In 1932 and 1933, Josephine was appointed to the "Century of Progress Committee of the Chicago World’s Fair" by Governor Harry G. Leslie and Paul V. McNutt (Miller 5). While being involved in this, she helped find some of the art work at the fair a home. She was a part of the Indiana Commission and she helped move Thomas Hart Benton’s "World’s Fair" murals to the Indiana University campus in Bloomington where they are now are permanently on display (Smith 1). Years later, in 1948 and 1958, Governor Ralph F. Gates appointed her to the Economic Council Committee on Recreation and The Governor’s Youth council, and the Governors Commission on the Arts. She also helped with the auditions for the Metropolitan Opera House in New York in 1957 (Miller 5).

Marion Easter Pageant

In 1937, Josephine helped establish the Marion Easter Pageant and she was it’s first musical director. (Smith 1).. This is one of the things for which Josephine is most famous. L. Hewitt Carpenter, a lawyer in Marion, said "She did a remarkable job with the formation of the Easter Pageant. Her son, Richard, recalls how she "would use music chosen to fit each sequence of the activities to tell the story as the pageant developed in action." Other duties included keeping the peace between the cast members and making sure that there were understudies for each part just incase someone could not make it for one reason or another (Davis). "She was the inspiration of the pageant." James Moritz recalls some of the dancers messing up during a practice and Mrs. Davis "running to them, ripping both ends off a cup, and talking to them and dancing with them" (Smith 1). About a week before the actual pageant, Richard remembers his mother having different people from the community come in and help her out with setting up for the show. She even had off duty police officers assisting her with the big job to get the Coliseum turned into the stage. Several years after the pageant was started, Dr. Davis was involved at Indiana University. He helped in hiring a new Dean, Dr. Wilfred Baine, a well know choral director, with whom the family became close. Josephine asked if he would like to be a part of the pageant and bring some students from the University. She thought this could bring in larger audience and maybe some of the students would come to Marion to see the presentation (Davis). Among her many other accomplishments, she helped establish the Hostess House in 1950. Located on Fourth Street and Garfield street, the Hostess house was a social organization where local women would gather and events would be hosted. The house is still standing and is still used as a gathering place by many. She was also given the Art Patron of the Year Award in 1963. Eleven years later she was presented in the Marion Exchange Club’s Book of Golden Deeds Award.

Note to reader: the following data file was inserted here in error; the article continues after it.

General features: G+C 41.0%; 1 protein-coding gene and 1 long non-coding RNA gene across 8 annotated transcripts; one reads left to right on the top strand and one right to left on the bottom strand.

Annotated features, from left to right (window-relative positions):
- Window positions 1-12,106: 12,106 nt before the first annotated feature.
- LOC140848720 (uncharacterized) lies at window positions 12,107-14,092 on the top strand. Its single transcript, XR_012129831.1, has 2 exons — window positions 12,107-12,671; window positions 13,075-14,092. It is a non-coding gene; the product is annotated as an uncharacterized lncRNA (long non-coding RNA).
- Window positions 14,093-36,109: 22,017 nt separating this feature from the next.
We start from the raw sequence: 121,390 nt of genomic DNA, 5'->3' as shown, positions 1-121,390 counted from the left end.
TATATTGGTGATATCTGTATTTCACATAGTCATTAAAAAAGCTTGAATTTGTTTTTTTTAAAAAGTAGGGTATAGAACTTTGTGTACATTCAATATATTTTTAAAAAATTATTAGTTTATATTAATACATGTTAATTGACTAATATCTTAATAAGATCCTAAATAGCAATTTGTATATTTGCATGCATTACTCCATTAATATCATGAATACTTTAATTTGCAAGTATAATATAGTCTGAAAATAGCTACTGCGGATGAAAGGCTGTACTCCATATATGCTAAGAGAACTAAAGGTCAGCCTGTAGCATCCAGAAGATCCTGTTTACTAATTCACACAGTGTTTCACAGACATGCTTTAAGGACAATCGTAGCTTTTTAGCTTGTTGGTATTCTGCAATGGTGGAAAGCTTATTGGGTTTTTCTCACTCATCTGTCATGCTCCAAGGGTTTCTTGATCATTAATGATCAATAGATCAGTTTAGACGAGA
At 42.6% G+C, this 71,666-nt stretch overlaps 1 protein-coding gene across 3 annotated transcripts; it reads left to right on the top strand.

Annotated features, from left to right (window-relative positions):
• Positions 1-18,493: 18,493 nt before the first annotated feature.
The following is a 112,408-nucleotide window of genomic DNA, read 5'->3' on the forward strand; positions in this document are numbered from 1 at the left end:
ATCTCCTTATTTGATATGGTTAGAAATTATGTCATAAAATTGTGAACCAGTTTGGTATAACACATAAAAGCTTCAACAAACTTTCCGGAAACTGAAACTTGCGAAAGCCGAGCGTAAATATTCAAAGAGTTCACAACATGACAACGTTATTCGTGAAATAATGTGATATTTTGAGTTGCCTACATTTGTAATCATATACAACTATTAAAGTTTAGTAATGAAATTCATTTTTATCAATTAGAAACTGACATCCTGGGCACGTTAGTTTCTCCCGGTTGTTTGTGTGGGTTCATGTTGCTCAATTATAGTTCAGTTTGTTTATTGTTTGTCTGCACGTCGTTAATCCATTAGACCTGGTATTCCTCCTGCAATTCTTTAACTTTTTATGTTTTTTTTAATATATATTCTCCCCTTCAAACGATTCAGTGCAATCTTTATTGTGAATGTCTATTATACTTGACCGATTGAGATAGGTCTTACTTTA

A picture taken by the Chronicle Tribune
Josephine Davis died on Friday, December 16, 1983 at 11:35 a.m. She died at the age of ninety-one in the home that she and her husband designed at 723 Euclid Ave (Miller 9). She was cremated but had a service after her funeral. A memorial was held for the many that knew Josephine and were influenced by her life. Everyone there mentioned something good about what Josephine did in her life. Many people recalled how her charm and energy affected people.


Josephine Davis lived a full life. She said, "I was never president of anything I ever organized. I don’t need to be president" Even at 88 she said she was only "slowing down a little". She believes that she got her hectic life from her mother and seven brothers who all made it high up in their professions. "They knew how to do things, and I think that’s where I got my push" (Miller 8). Her son, Richard, wrote a letter that mentioned that "Mother never would allow publicity to mention her name. She felt that it was a community project in which everyone participated and that no one person should take any personal credit over anybody else." Richard Simons knew Mrs. Davis and spoke about many accomplishments and said "For more then 60 years she helped shape the community. It was well known in Marion if you wanted something done you went to Josephine Davis." (Smith 8). When Jerry Miller, a reporter for the Chronicle Tribune, asked her "what else she might like to tackle in her life" she replied "I’d like to take hold of that square down there and do something. Who wouldn’t have fun?" (Miller 8).

Works Cited

  • Davis M.D., Richard M. Letter to Barbara Love. 18 Mar. 1999.
  • "Josephine Dacis Dies At Her Home." Chronicle-Tribune 17 Dec. 1983: 12.
  • Miller, Jerry. "Josephine Davis: a Visit with Marion's Matriarch of the Arts." Chronicle-Tribune 1980: 8-9.
  • Shutt, Betty D. "As Long as She's Busy, She's Happy." Cronicle-Tribune Magazine 14 Dec. 1975: 4-5.
  • Smith, Sherie. "Community Honors Cultural Leader." Chronicle-Tribune 19 Dec. 1983, Community ed.: 1+.


This article was written by Megan Harrell and submitted on June 5, 2007 for Mr. Munn's AP US History Class at Marion High School